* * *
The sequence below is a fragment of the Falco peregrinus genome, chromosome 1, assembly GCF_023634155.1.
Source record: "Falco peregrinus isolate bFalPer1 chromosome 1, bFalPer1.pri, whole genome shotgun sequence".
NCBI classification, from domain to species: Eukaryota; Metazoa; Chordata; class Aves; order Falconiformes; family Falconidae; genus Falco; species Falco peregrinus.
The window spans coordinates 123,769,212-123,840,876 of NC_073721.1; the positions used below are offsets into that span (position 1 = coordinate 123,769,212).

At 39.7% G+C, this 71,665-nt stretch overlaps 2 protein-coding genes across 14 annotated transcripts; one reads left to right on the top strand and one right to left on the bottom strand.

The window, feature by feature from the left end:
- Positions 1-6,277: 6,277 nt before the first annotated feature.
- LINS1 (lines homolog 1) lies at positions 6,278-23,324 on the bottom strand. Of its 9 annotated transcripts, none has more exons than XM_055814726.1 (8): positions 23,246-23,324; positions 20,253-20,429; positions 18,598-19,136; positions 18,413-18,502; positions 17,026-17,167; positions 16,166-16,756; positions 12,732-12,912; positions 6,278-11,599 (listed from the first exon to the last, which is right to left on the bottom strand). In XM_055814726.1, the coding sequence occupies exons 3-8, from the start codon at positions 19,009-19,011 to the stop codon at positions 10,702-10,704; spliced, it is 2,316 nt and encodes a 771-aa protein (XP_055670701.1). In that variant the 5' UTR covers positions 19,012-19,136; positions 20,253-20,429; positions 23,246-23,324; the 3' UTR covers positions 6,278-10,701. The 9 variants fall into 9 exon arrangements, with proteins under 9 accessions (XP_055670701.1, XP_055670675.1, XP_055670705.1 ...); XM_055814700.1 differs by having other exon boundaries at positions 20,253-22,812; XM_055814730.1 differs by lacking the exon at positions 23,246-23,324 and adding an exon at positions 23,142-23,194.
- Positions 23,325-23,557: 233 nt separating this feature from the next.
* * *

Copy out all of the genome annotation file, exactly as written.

The sequence below is a fragment of the Falco peregrinus genome, chromosome 1, assembly GCF_023634155.1.
Source record: "Falco peregrinus isolate bFalPer1 chromosome 1, bFalPer1.pri, whole genome shotgun sequence".
NCBI classification, from domain to species: Eukaryota; Metazoa; Chordata; class Aves; order Falconiformes; family Falconidae; genus Falco; species Falco peregrinus.
The window spans coordinates 123,769,212-123,840,876 of NC_073721.1; the positions used below are offsets into that span (position 1 = coordinate 123,769,212).

At 39.7% G+C, this 71,665-nt stretch overlaps 2 protein-coding genes across 14 annotated transcripts; one reads left to right on the top strand and one right to left on the bottom strand.

The window, feature by feature from the left end:
- Positions 1-6,277: 6,277 nt before the first annotated feature.
- LINS1 (lines homolog 1) lies at positions 6,278-23,324 on the bottom strand. Of its 9 annotated transcripts, none has more exons than XM_055814726.1 (8): positions 23,246-23,324; positions 20,253-20,429; positions 18,598-19,136; positions 18,413-18,502; positions 17,026-17,167; positions 16,166-16,756; positions 12,732-12,912; positions 6,278-11,599 (listed from the first exon to the last, which is right to left on the bottom strand). In XM_055814726.1, the coding sequence occupies exons 3-8, from the start codon at positions 19,009-19,011 to the stop codon at positions 10,702-10,704; spliced, it is 2,316 nt and encodes a 771-aa protein (XP_055670701.1). In that variant the 5' UTR covers positions 19,012-19,136; positions 20,253-20,429; positions 23,246-23,324; the 3' UTR covers positions 6,278-10,701. The 9 variants fall into 9 exon arrangements, with proteins under 9 accessions (XP_055670701.1, XP_055670675.1, XP_055670705.1 ...); XM_055814700.1 differs by having other exon boundaries at positions 20,253-22,812; XM_055814730.1 differs by lacking the exon at positions 23,246-23,324 and adding an exon at positions 23,142-23,194.
- Positions 23,325-23,557: 233 nt separating this feature from the next.